There are eight points that are important on chapter 8. Such as, Literacy begins; play, language, and literate behavior: A natural partnership; fostering literate behaviors; Honoring the importance of literate behaviors; languages and literacy learning in the primary grades: The motivation power; Dynamic approaches to promoting literacy through play.
The period of time that I will be reviewing is coming from Mrs. Porter’s first and second grade ELL classroom. Pseudonyms will be in place for all students and teachers present in this description and story. On this particular day I was to help out at a literacy station. Stations are a regular routine in this classroom for all subjects, and the students really do enjoy this part of the day. It breaks up learning into different activities that are both individual practice and group work.
I would start by introducing myself to all the parents and ask them what they would like to learn about or if they have any questions on what literacy is. I would tell them how valuable education is and that we need to pass on that value to your children. (Diane M Barone/Marla H. Mallette, 2013). We are going to provide home activities for you as parents to do with your child. This will help build your child’s literacy skills and we will have goals and structure for your child. (Diane M Barone/Marla H. Mallette, 2013). I want you as parents to be a full partner in your child’s education. One of the activities you will be doing with you is a shared book reading. The book I am sending home for you to read together is Pete the Cat and it will be in both English and Spanish which is some of your native language. You can also go to the library and get a library card and check out English and your native language there. (Diane M Barone/Marla H. Mallette, 2013). We are going to track how many words your child can read in this book. We will send a few words that are in Pete the Cat book and we will be reading them and your child will be able to recognize them. Children will be able to recognize a few words in different books. Parents will play a word game with their child called forming and recognizing rhyme. The children will read a DR. Seuss book
This study is to investigate this clam and to provide some evidence as to whether students exposed to AR in elementary school will be more likely to continue higher level of reading in middle school and above. Using a instruments like the Title Recognition Test, it is possible to determine whether there are differences in the amount of reading done by middle school students who have been exposed to AR compared to the students who have not. If there is a differences between the students than the claim that AR program produces lifelong readers would be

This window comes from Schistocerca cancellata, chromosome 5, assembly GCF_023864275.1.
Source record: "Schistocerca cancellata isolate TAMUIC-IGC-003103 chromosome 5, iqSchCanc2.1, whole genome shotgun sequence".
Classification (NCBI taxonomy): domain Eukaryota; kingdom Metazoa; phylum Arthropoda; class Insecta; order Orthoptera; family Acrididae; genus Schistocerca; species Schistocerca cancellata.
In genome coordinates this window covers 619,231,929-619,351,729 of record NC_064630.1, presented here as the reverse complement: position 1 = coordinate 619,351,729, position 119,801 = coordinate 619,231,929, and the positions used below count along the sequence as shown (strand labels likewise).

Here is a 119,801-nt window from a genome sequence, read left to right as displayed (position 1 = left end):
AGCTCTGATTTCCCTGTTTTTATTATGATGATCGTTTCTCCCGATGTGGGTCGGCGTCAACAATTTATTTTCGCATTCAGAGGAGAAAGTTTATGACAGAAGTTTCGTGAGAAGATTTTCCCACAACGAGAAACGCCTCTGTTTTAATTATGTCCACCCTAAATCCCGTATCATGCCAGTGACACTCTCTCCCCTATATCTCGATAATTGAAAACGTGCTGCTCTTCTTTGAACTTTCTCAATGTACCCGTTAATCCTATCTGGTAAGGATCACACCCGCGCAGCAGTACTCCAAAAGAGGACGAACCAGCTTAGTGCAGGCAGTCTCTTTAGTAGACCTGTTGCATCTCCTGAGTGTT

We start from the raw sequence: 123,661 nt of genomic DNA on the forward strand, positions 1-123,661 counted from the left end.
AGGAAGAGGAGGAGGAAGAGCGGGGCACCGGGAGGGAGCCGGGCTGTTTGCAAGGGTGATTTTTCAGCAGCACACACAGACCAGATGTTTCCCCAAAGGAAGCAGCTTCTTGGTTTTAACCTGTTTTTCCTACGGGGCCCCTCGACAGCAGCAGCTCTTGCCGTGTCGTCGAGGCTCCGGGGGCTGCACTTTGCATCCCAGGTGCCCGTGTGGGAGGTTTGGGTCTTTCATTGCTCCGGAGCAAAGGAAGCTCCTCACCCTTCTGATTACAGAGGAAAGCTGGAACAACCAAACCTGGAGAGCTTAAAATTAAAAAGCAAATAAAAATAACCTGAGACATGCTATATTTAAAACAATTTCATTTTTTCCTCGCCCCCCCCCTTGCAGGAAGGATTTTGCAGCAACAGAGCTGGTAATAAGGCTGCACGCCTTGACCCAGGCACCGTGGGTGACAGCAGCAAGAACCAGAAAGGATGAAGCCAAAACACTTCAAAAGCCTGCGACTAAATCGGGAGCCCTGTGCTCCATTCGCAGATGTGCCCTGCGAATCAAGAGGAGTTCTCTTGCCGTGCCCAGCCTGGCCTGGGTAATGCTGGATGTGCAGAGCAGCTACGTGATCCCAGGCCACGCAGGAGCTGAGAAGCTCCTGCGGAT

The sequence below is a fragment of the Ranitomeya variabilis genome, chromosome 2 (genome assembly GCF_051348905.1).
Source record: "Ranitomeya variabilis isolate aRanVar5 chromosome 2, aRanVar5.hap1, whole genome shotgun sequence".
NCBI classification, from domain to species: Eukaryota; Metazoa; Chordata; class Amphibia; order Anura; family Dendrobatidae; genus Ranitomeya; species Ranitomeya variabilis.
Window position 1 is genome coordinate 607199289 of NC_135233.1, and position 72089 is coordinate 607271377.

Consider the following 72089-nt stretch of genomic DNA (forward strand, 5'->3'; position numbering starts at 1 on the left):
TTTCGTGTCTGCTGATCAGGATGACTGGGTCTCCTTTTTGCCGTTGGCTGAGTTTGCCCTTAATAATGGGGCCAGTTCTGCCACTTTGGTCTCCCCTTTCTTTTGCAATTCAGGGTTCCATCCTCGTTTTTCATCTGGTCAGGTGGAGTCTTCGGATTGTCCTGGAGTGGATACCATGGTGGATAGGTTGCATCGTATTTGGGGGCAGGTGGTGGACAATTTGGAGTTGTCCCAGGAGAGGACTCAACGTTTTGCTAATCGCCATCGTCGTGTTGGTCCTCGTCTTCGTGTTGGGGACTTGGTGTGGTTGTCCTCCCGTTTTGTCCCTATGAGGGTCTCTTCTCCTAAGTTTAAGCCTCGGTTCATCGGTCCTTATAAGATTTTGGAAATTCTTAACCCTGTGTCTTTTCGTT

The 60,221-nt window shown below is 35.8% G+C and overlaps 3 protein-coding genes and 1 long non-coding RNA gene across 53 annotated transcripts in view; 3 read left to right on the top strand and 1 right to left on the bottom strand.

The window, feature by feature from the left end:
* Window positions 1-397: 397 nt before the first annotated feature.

We have heard our whole lives that reading is fundamental and in our society reading is one of the most important skills that we learn in school. Although reading skills are essential to succeed in today’s society, reading is not treated as the necessary skill that it should be. Teens are not reading like they used to. Today's society and technology has encouraged more superficial reading or even no reading at all. The digital revolution has made everything more convenient for the children of today's society.
Both authors Diane H. Tracey, EdD. and Lesley Mandel Morrow, PhD. are well respected figures in the education field. The authors bring clarification to the theoretical models that can be used in classrooms. Dr. Tracey is Associate Professor Education at Kean University. She serves as Secretary of the Literacy Research Association and coeditor of Journal of School Connections. Dr. Tracey currently is a literacy coach for New Jersey school districts (Tracey &
Literacy has applied over the course of my education and my life. As an education major, I believed that literacy was an ability to learn how to read and write. Furthermore, literacy has been a part of my education. I have come to an understanding that literacy is a lot more than what it seems. It’s about expressing yourself that includes your opinions and feelings. As a college student, I still feel like my literacy is evolving with every essay I write. But, through my literacy autobiography and literacy experiences. I have gained through the process of “growing up” as an educator. I 'd like to capture the hearts and minds of readers through my journey and experiences with literacy. As I take you back into the past of how literacy has grown inside me. I would one day like to show how these experiences will influence my teaching strategies.